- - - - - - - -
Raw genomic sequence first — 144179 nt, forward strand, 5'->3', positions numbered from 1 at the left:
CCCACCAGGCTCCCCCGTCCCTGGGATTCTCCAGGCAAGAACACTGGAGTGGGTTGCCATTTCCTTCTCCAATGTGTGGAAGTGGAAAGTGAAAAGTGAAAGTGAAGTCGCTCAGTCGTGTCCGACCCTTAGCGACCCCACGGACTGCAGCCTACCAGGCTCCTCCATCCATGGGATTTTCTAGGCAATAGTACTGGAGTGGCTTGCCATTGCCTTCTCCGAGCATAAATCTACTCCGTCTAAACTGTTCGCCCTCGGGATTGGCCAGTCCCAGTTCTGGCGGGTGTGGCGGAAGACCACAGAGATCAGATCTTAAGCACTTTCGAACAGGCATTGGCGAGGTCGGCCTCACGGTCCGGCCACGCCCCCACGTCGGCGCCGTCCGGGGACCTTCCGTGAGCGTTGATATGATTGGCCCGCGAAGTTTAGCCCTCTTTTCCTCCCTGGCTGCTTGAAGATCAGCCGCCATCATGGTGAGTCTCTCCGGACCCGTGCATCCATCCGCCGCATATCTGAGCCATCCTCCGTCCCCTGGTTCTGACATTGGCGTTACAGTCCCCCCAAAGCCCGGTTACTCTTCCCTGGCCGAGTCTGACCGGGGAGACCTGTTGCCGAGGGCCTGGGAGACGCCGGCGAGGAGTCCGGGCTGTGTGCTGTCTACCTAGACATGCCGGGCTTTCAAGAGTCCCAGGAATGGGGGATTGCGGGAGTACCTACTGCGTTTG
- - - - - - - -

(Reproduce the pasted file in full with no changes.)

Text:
Raw genomic sequence first — 144179 nt, forward strand, 5'->3', positions numbered from 1 at the left:
CCCACCAGGCTCCCCCGTCCCTGGGATTCTCCAGGCAAGAACACTGGAGTGGGTTGCCATTTCCTTCTCCAATGTGTGGAAGTGGAAAGTGAAAAGTGAAAGTGAAGTCGCTCAGTCGTGTCCGACCCTTAGCGACCCCACGGACTGCAGCCTACCAGGCTCCTCCATCCATGGGATTTTCTAGGCAATAGTACTGGAGTGGCTTGCCATTGCCTTCTCCGAGCATAAATCTACTCCGTCTAAACTGTTCGCCCTCGGGATTGGCCAGTCCCAGTTCTGGCGGGTGTGGCGGAAGACCACAGAGATCAGATCTTAAGCACTTTCGAACAGGCATTGGCGAGGTCGGCCTCACGGTCCGGCCACGCCCCCACGTCGGCGCCGTCCGGGGACCTTCCGTGAGCGTTGATATGATTGGCCCGCGAAGTTTAGCCCTCTTTTCCTCCCTGGCTGCTTGAAGATCAGCCGCCATCATGGTGAGTCTCTCCGGACCCGTGCATCCATCCGCCGCATATCTGAGCCATCCTCCGTCCCCTGGTTCTGACATTGGCGTTACAGTCCCCCCAAAGCCCGGTTACTCTTCCCTGGCCGAGTCTGACCGGGGAGACCTGTTGCCGAGGGCCTGGGAGACGCCGGCGAGGAGTCCGGGCTGTGTGCTGTCTACCTAGACATGCCGGGCTTTCAAGAGTCCCAGGAATGGGGGATTGCGGGAGTACCTACTGCGTTTG